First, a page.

I’m getting pushed for time so may as well try and eke out a few more observances about the remaining elements. Now, I’ve said I wouldn’t get into Freud but it’s in Totem and Taboo that some of the implications of Frazer are drawn out on the subject of parenthood. Why is he “Father” Christmas? It could be argued that the term is historically a term of respect (perhaps like “grandpa” would be now, though it’d be hard to not make it sound sarcastic). If we’re talking historically, however, St. Nicholas has pretty much nothing to do with this odd character – albeit his namesake. Rather than Freud then, lets turn to Levi-Strauss and, less so, Frazer again. The notion of fatherhood is often ignored and sometimes not even understood by the tribespeople they studied. Women simply became pregnant and families extended through the maternal line. The father is negligible – a belief shared by the Jews and, to drag us back, perhaps then an influence on the creation of the Virgin Mary?
It’s here that I must stop myself. I fear a bottle of wine and increasing liberties regarding synchronic notions has left me pondering whether Father Christmas is actually Jesus’ dad. Perhaps a better path would be to follow the line of presents and dinner (offerings/sacrifices), or maybe some “Santa Claus” Germanic track? Maybe something to do with Coca-Cola or the fact that I’ve never really liked Christmas that much anyway…
Anyway, anyway… this has been a long one for you, my intrepid imaginary reader. You must be tired. Do come join me in bed. Or, failing that, consider that there is a strange sublimity in all man’s works, even at their most ridiculous. Surely that’s a better reason for the season? Well screw it then, I’ll return to Bakhtin…
People talk a lot of our modern lack of concentration. It’s a given that we of the new generations can’t be trusted to sit though anything as time consuming as a novel or a play. We need constant novelty, stimulation. This is assumedly why we all sit in front of computer screens for hours and hours.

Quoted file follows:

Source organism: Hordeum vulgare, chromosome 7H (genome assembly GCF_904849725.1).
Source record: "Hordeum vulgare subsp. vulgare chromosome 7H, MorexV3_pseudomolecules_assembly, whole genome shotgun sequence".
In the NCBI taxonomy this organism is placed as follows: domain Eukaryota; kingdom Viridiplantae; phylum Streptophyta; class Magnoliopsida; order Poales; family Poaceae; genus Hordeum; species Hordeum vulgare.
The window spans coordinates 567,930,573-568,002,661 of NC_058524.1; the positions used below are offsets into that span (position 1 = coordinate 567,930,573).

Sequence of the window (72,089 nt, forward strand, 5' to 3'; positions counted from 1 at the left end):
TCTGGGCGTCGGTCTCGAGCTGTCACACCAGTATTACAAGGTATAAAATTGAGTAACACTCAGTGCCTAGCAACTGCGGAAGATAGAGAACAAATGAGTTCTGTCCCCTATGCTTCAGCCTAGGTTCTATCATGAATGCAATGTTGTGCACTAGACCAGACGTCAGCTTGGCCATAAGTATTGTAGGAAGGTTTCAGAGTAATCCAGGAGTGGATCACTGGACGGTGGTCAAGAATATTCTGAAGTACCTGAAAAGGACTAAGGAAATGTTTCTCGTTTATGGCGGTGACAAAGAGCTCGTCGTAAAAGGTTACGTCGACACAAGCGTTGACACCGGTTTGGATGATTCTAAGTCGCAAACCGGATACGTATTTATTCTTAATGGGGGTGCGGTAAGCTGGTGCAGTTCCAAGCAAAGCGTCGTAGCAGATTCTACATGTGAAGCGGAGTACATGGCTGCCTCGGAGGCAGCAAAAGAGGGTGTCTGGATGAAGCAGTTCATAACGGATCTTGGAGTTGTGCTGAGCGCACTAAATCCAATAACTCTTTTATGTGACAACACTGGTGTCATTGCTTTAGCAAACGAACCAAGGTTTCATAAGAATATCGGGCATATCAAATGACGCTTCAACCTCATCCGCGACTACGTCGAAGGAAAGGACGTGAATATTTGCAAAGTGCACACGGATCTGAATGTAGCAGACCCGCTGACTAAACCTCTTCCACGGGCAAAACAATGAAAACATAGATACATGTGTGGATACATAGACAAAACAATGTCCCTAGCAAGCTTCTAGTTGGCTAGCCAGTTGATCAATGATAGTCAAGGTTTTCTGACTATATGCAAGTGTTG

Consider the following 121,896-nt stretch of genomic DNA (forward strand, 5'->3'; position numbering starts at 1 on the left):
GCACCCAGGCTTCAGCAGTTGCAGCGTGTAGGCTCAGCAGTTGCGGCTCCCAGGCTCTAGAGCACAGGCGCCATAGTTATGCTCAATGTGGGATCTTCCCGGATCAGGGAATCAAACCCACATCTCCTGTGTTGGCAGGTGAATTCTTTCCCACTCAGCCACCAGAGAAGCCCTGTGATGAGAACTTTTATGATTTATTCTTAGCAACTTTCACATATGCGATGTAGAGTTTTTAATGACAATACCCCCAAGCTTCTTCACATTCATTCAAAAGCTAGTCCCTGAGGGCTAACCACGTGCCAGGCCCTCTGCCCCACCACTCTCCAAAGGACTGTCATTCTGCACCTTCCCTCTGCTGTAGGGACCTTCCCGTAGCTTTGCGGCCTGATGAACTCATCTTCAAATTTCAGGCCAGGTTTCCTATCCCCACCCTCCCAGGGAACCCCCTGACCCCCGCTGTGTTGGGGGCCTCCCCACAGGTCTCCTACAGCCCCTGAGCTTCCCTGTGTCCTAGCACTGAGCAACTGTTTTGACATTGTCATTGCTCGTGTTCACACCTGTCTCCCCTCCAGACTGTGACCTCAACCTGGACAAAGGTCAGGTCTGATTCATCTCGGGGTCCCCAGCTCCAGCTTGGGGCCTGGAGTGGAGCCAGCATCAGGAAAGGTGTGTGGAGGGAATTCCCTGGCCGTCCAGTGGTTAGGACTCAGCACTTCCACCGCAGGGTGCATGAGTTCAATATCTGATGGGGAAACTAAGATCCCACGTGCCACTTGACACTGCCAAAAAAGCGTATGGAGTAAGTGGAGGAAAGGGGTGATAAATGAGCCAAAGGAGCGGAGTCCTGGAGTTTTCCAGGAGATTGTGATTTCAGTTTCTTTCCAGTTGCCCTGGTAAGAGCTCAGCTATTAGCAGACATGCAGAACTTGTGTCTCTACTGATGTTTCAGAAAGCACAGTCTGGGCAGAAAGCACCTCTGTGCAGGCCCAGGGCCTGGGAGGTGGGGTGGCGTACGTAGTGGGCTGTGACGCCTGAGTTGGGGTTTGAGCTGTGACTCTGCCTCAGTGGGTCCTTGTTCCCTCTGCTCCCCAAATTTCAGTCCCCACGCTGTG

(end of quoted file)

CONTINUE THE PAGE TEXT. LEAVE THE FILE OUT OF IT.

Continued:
Still, media bullshit aside, the question of the length that “art” should be is an interesting one. A visit to a recent Picasso exhibition saw me tired out after about an hour, and there was still four roomsworth of paintings left to go. I couldn’t help feeling the entire experience would have been far more enjoyable if I’d spent the entire time with perhaps two true masterpieces and done them justice proper; rather than nod, read the title and give an internal thumbs-up or down.
Filmwise, Hitchcock always made films “in direct accordance with the size of the average human bladder”. The great silent comedies are even shorter; the length of a premise and a pie-gag. The cinema’s inherent compromises between populism and quality make duration something essential in a film’s success. Australia, for example, seemed a successful (if eccentric) movie for the first 90 minutes before, inexplicably, deciding to carry on for another 90 – turning itself into a universal flop in the process.
Novels, however, are something else entirely. BS Johnson believed the modern novel should be short as Victorian epics were stuff of a different time. Of course, we also forget that most Victorian novels were serialised and, similarly, the proliferation of speeches and sermons would no doubt have given readers an ear for the windiest of prose styles.
The average size of ‘blockbuster’ modern fiction then (eg/ The Da Vinci Code) seems a curiously post-modern mix of these two approaches to novelistic length. In word-terms it’s unusual to find anything pushing the 100,000 mark, but page-wise anything less than 500 is quite rare. The amount of words on a page can at times be half the amount you’d find in a Penguin Classics. This phenomenon is perhaps indicative of the idea that a longer book makes for a more “engaging” story, or even just that people enjoy turning pages. The highest acclaim on any poster tends to highlight the books kinaesthetic appeal – “A great page turner”.
In essence, there can’t really be a perfect novel size. On the other hand, there can definitely be wrong novel sizes. David Mitchell’s novels tend to drag an extra 200 pages from a 300 page premise. Celine’s Journey to the End of the Night could have even been a classic given a good editor. Richard Brautigan, on the other hand, always puts me off as I’m effectively paying £8 for 30 paragraphs. Great paragraphs, yes, but this is the “Age of Austerity”!